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Posets

Definition 4.4.1   Let $ E$ be a set and let $ \mathcal{R}$ be a binary relation on $ E$. The relation $ \mathcal{R}$ is an ordering on $ E$ if it is reflexive, anti-symmetric and transitive.

Let us see the two most classical examples:

Example 4.4.2   The relation $ \leq$ is an ordering on $ \mathbb{R}$:
  1. The relation is reflexive: for any real number $ x$, we have $ x \leq x$.
  2. The relation is anti-symmetric: for any two real numbers $ x$ and $ y$ we have:

    \begin{displaymath}\begin{cases}x \leq y \\  y \leq x \end{cases}
 \Longrightarrow x=y.\end{displaymath}    

  3. The relation is transitive: for any three real numbers $ x$, $ y$ and $ z$, we have:

    \begin{displaymath}\begin{cases}x \leq y \\  y \leq z \end{cases}
 \Longrightarrow x \leq z.\end{displaymath}    

Example 4.4.3   In the set $ \mathcal{N}=\mathbb{N}- \{ 0 \}$, we define the following relation, denoted by $ \vert$:

$\displaystyle \forall x \in \mathcal{N}, \; \forall y \in \mathcal{N}, \;
 x \; \vert \; y \Longleftrightarrow \; \exists k \in \mathcal{N}$    such that $\displaystyle y=kx.$    

The relation $ \vert$ is an ordering on $ \mathcal{N}$:
  1. The relation is reflexive: for any $ x \in \mathcal{N}, \; x= 1 \cdot x$, thus $ x \; \vert \; x$.
  2. The relation is anti-symmetric: for any two numbers $ x,y$ in $ \mathcal{N}$, we have:

    \begin{displaymath}\begin{cases}x \; \vert \; y \\  y \; \vert \; x \end{cases}
...
...xists q \in \mathcal{N} \text{ such that } x=qy
 \end{cases}
 .\end{displaymath}    

    It follows that $ x=qy=q(px)=(qp)x$, thus $ qp=1$. As $ p$ and $ q$ are positive integers, the only possibility is $ p=q=1$, i.e. $ x=y$.
  3. The relation is transitive: for any three numbers $ x,y,z$ in $ \mathcal{N}$, we have:

    \begin{displaymath}\begin{cases}x \; \vert \; y \\  y \; \vert \; z \end{cases}
...
...xists q \in \mathcal{N} \text{ such that } z=qy
 \end{cases}
 .\end{displaymath}    

    It follows that $ z=qy=q(px)=(qp)x$. As $ p$ and $ q$ are positive integers, the product $ pq$ is a positive integer and $ x \; \vert \; z$.

Definition 4.4.4   Let $ E$ be an ordered set, with ordering denoted by $ \prec$. The relation $ \prec$ is called a total ordering if for any pair $ x,y$ of elements of $ E$, either $ x \prec y$ or $ y \prec x$ is true. An ordering which is not a total ordering is called a partial ordering. A set $ E$ together with a partial ordering is called a partially orderd set or, more briefly a poset.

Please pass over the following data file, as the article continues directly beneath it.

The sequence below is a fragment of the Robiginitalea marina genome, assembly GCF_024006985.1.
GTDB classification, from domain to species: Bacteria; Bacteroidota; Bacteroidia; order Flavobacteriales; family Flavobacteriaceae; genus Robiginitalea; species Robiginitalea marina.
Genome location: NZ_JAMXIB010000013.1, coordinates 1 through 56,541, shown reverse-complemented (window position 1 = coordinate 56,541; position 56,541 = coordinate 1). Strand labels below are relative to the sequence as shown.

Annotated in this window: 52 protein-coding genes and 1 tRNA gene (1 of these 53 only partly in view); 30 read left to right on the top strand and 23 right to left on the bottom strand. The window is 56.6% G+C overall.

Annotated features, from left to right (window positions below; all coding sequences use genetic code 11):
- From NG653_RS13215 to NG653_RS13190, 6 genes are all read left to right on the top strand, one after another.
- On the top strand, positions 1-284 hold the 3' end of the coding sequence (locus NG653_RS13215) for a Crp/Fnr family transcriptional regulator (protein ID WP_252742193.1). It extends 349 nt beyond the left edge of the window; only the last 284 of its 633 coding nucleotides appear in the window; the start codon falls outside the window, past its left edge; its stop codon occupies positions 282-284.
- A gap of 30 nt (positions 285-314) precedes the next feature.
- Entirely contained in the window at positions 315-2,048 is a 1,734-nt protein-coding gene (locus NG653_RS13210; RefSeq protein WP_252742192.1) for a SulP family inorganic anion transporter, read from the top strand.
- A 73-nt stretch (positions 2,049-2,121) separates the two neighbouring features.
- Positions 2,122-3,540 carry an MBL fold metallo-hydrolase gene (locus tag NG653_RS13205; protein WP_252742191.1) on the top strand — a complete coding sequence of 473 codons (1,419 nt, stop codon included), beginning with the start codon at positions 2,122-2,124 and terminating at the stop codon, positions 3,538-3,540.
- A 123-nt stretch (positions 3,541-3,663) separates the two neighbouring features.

Let $ n$ be a positive integer and consider the set of divisors of $ n$, denoted by $ \mathcal{D}_n$. The set $ \mathcal{D}_n$ is partially ordered by division. As seen at the beginning of this chapter, we can represent this poset by an arrow diagram. As an example, take $ n=24$; Figure 6 displays the corresponding arrow diagram.

Figure: The arrow diagram of $ \mathcal{D}_{24}$.
\begin{figure}
\centering
\mbox{\epsfig{file=TotalDiagram24.eps, height=5.5cm}}
\end{figure}

This diagram is rather intricated. As the relation is reflexive, we can skip the loops on the vertices of the diagrams (the green loops); we get the diagram in Figure 7.

Figure: An intermediate arrow diagram of $ \mathcal{D}_{24}$.
\begin{figure}
\centering
\mbox{\epsfig{file=IntermediateDiagram24.eps, height=5.5cm}}
\end{figure}

This diagram is still complicated; actually, the display contains superfluous arrows, namely those arrows which are a result of transitivity (the red arrows). If we leave only the ``minimal arrows'', i.e. those arrows which cannot be decomposed into shorter ones, we get the so-called Hasse diagram for $ \mathcal{D}_{24}$ (see Figure 8).

Figure: Hasse diagram of $ \mathcal{D}_{24}$.
\begin{figure}
\centering
\mbox{\epsfig{file=HasseDiagram24.eps, height=5.5cm}}
\end{figure}

Let us summarize the steps for drawing the Hasse diagram of a (finite) poset:
(i)
Draw the total diagram of the ordering (the lower the element is displayed as a vertex, the smaller this element is with respect to the ordering);
(ii)
Erase the loops on the vertices;
(iii)
Erase the composite arrows, i.e. the arrows which can be obtained by transitivity from more than one arrow.


Subsections
next up previous contents
Next: Maximal and minimal elements. Up: Binary relations Previous: Equivalence relations   Contents
root 2002-06-10